The University of California Institute for Research in the Arts supports embedded arts research through critical exchange

John T. Caldwell: Rancho California (por favor)

John T. Caldwell (UCLA Film/TV/Digital Media) Faculty

A film depicting camps where migrant workers from Mexico live near upscale gated communities.

http://www.cinema.ucla.edu/visible/caldwell.html

Artist Statement: Film and television scholars have elaborated the problematic ways in which the mass media construct and exploit racial representations on the screen and in narratives. Even in an age that some cynically deem “post-ideological,” many forms of screen-race analysis return implicitly to the troubling (or at least incomplete) notion that racism emerges from a culture industry, or a political culture of government, rather than from lived experience and local practices that circulate in and around mass media images. This paper interrogates the spatial and iconic ways that landscape in Sourthern California is used inscribe, naturalize, and exploit a racial caste system in Southern California. Even tying the race-issue to specific, explosive political initiatives-like prop 187, prop 209-that erupt and fade from the headlines, risks ignoring the long, economically productive (but apparently invisible) daily “habits” of California’s racial formation. Rather than looking at landscape as a place where racism happens, this paper shows how landscape-as enacted by zoning commissions, community associations, and corporations, and as fenced by growers-is also the means by which racism is “performed” and in some cases, celebrated. “Performativity,” far from being limited to subject sexuality and identity positions in the way that Judith Butler describes, also characterizes a contested social space that is doggedly physical rather than abstract.

This project summarizes two years of field work among migrant farmworkers-primarily indigenous Mixtecs from Oaxaca and Mayans from Guatemala–in northern San Diego county. The paper challenges two fundamental myths. The first is a mythology of commerce and public relations. California promotes its intensive agriculture as breadbasket for the nation and as a key to consumer utopia. Few realize, however, that California intensively tils and farms, not crops, but human labor. “Race-labor” is, arguably, its biggest economic product. Clips from “Rancho California (por favor)”–a work-in-progress by the author–document several of the hundreds of farm labor camps that exist in Southern California suburbs; camps that are always slightly, and conveniently, out-of-view. In some cases, scores of families live in makeshift shacks within a few hundred feet of the gated communities that employ them in Carlsbad, La Costa, and Del Mar. In other cases several hundred indigenous Oaxacan boys live and work invisibly in vast produce farms near Fallbrook and Escondido. “Rancho California (por favor)” documents the organization of these camps; their functions; and the meticulous ways that this human product is cultivated by managed deprivation on the margins. Far from the high-tech start-ups, race-labor has always been California’s most central “synergy.”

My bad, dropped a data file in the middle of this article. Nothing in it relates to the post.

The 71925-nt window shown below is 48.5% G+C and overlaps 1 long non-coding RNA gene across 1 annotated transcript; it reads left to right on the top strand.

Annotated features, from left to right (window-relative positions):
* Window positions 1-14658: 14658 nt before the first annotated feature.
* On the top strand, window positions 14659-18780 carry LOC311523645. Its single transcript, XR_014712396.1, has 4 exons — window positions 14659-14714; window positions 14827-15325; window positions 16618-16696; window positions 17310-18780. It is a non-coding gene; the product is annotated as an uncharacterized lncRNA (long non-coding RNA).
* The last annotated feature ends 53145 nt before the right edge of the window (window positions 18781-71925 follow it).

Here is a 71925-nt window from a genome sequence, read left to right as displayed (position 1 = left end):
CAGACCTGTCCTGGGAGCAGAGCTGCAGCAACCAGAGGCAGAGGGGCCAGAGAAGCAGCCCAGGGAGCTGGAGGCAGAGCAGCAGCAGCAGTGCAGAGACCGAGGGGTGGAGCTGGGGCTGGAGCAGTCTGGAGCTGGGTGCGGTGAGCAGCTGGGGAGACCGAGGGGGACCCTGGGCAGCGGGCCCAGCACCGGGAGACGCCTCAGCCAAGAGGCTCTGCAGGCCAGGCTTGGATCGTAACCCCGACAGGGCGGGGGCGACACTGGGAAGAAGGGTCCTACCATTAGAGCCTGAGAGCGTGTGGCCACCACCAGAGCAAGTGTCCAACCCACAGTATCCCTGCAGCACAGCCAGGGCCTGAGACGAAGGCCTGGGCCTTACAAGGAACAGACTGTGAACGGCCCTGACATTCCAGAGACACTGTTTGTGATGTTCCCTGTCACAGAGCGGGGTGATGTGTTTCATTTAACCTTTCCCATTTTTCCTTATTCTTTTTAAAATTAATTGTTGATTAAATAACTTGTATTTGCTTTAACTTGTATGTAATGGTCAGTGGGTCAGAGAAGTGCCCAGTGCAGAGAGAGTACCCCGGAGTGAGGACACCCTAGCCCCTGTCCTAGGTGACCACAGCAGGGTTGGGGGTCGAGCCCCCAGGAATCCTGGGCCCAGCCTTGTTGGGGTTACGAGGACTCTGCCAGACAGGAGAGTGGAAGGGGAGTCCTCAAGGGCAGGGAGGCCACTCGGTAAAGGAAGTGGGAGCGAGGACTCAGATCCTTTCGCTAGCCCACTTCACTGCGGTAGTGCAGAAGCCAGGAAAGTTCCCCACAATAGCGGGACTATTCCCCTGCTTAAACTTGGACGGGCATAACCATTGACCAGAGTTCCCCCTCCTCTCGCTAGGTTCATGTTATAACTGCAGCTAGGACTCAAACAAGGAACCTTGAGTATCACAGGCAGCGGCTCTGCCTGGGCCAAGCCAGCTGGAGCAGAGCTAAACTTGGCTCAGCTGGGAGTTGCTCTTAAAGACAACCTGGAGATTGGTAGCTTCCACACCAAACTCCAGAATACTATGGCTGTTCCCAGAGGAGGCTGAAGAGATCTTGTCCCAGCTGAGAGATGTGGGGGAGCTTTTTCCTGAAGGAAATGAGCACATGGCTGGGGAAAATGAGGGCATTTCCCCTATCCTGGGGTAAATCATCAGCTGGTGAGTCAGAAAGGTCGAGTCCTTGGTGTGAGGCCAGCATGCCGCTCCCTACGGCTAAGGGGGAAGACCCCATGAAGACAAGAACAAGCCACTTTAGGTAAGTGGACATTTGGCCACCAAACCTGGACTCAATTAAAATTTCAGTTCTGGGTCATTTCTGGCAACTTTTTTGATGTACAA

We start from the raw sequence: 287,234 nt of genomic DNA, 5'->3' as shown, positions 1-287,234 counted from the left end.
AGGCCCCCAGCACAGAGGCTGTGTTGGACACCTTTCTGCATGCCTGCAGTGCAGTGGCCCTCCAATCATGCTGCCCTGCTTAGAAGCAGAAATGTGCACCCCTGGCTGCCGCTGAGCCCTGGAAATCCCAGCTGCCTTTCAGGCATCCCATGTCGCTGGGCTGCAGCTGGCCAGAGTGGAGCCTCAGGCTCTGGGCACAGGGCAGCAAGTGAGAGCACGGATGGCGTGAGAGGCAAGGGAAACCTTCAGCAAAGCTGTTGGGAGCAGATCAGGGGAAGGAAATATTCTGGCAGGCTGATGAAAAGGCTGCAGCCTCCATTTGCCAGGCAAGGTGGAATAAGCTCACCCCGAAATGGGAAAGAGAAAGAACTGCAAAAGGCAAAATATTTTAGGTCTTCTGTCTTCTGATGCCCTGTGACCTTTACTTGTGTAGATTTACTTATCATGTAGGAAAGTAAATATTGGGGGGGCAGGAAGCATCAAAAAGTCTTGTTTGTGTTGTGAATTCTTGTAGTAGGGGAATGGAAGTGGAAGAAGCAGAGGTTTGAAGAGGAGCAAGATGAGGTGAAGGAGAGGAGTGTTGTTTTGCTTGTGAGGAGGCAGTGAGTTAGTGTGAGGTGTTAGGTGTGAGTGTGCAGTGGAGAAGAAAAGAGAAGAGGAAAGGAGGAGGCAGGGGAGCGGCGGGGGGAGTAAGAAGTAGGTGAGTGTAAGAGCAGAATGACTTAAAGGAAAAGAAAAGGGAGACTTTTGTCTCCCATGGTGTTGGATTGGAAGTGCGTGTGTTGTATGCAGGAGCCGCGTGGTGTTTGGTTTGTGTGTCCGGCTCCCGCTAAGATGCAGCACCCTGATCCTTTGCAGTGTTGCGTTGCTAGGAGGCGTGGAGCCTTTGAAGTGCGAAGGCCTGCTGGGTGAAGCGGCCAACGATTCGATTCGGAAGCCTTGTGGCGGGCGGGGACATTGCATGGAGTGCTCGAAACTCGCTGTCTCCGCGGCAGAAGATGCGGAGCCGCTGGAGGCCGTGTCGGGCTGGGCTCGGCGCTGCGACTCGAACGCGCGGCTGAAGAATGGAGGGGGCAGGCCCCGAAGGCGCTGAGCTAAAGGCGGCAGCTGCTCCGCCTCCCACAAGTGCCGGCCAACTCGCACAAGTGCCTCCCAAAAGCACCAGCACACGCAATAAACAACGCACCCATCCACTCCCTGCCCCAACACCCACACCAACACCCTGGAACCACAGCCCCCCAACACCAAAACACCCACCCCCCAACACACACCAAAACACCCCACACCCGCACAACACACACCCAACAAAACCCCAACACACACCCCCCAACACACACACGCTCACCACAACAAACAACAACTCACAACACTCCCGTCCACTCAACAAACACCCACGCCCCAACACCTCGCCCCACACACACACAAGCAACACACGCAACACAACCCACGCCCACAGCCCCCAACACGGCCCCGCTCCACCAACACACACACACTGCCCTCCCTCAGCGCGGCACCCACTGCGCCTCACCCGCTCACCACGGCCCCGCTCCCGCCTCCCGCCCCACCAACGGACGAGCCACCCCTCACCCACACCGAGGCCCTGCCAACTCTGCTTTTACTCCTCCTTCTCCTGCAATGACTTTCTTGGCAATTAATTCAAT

This paper also questions a second set of myths, one that is intellectual in pose. A slate of easy truisms characterize documentary theories of the past 15 years: the impossibility of representing the “other”; the fictional and constructed nature of documentary actuality; the problem of speaking with any voice other than autobiographical. These celebrated postmodern notions in documentary emanate from a post-structuralism that has spurred an even more extensive orthodoxy in media critical studies: of semiotic openness; of textual rather than political oppositionality; of reception as an unstable shifting and mulitiplicity of reading positions. And while visible evidence from the arroyos in “Rancho California (por favor)” does demonstrate how power works through public constructions, it does not leave one much confidence for grand notions of essential multiplicity and openness. These “signs” of power, that is, are also literal containers for worker bodies. These “texts” are also chain-linked barriers for families. The creative, “counter-practices” of these California campesinos, are also acknowledged parts of many local economies; seldom recognized as “particularities” of resistance. The “Performativity of Landscape” paper and the video “Rancho California (por favor)” both question ideological “distance” as fabricated by high theorists for the interpretive rituals of post-structuralism.

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